CHICAGO, IL - DECEMBER 29: Former U.S. senator and current Chicago mayoral candidate Carol Moseley Braun takes a call following a press conference at her campaign headquarters December 29, 2010 in Chicago, Illinois. Braun used the press conference to unveil her public safety plan for the city which includes replacing the city's current superintendent of police Jody Weis. (Photo by Scott Olson/Getty Images)
As late as mid-February, aides were convinced she'd take enough of the black vote to force a runoff with Rahm Emanuel, according to internal emails obtained by The Chicago News Cooperative. They believed the consensus label was enough to secure the black vote for Braun and that she could rely on overwhelming support from the community. Clearly that didn't happen.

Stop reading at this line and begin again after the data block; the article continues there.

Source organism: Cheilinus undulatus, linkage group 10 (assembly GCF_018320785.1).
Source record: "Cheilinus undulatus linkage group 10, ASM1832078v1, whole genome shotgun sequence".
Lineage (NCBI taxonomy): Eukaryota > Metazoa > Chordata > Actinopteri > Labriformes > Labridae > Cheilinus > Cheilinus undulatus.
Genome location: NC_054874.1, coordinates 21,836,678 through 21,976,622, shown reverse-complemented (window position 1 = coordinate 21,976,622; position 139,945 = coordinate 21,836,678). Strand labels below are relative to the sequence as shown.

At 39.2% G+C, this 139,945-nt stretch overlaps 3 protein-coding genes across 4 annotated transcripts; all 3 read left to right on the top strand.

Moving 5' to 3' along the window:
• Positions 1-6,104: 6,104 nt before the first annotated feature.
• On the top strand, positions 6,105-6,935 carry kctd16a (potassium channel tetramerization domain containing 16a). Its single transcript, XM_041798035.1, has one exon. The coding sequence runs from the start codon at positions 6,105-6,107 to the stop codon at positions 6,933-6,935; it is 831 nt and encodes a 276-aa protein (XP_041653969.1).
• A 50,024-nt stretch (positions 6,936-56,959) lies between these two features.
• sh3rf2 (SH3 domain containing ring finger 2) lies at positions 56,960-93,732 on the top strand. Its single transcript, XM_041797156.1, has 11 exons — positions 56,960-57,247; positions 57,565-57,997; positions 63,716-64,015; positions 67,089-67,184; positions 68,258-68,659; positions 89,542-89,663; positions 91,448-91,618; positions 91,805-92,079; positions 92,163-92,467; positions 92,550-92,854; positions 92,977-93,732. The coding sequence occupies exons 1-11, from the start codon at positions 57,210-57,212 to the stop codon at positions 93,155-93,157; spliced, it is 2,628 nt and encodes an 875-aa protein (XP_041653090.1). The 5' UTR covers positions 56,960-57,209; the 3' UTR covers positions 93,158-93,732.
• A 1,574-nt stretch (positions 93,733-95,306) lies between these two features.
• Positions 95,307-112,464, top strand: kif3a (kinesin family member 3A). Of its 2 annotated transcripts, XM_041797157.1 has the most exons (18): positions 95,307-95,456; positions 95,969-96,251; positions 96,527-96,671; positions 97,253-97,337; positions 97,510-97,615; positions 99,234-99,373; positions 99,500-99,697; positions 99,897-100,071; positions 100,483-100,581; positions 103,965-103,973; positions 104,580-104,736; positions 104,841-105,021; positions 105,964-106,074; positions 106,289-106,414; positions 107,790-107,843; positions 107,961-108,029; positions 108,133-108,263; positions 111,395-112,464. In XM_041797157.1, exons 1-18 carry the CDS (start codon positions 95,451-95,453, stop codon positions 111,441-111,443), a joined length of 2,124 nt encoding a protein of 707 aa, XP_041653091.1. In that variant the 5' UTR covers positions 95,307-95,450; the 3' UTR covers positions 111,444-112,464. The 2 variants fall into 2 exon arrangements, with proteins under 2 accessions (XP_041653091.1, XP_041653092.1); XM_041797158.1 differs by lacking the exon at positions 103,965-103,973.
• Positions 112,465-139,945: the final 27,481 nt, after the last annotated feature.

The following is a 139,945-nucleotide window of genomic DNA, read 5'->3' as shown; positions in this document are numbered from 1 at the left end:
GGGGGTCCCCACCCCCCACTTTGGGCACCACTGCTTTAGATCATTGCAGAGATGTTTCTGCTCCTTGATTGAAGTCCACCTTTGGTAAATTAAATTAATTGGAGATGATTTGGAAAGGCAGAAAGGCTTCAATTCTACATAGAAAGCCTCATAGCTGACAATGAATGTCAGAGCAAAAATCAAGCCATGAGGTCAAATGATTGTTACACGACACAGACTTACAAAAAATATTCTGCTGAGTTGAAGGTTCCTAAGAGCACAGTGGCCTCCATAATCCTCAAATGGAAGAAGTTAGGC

As with Ms. Braun’s previous forays into public life, the failed mayoral bid added to the ranks of her disgruntled former supporters.
Mike Noonan, Ms. Braun’s campaign manager, said the candidate and aides like Mr. Schaffer changed campaign strategy on the assumption that Ms. Braun was guaranteed the support of blacks when black leaders chose her as the community’s consensus candidate.
“It was a terrible mistake,” Mr. Noonan said this week. “The thinking was: ‘Why waste our time with African-American voters? They have no other place to go.’.”
Victory in every black ward went to Mr. Emanuel, who won the mayor’s office with 55 percent of the overall vote. Ms. Braun declined to comment, but Renee Ferguson, her spokeswoman, said the campaign had not shifted its focus based on the wildly erroneous predictions.
“We didn’t take the African-American vote for granted,” Ms. Ferguson said. “Money and power beat us.”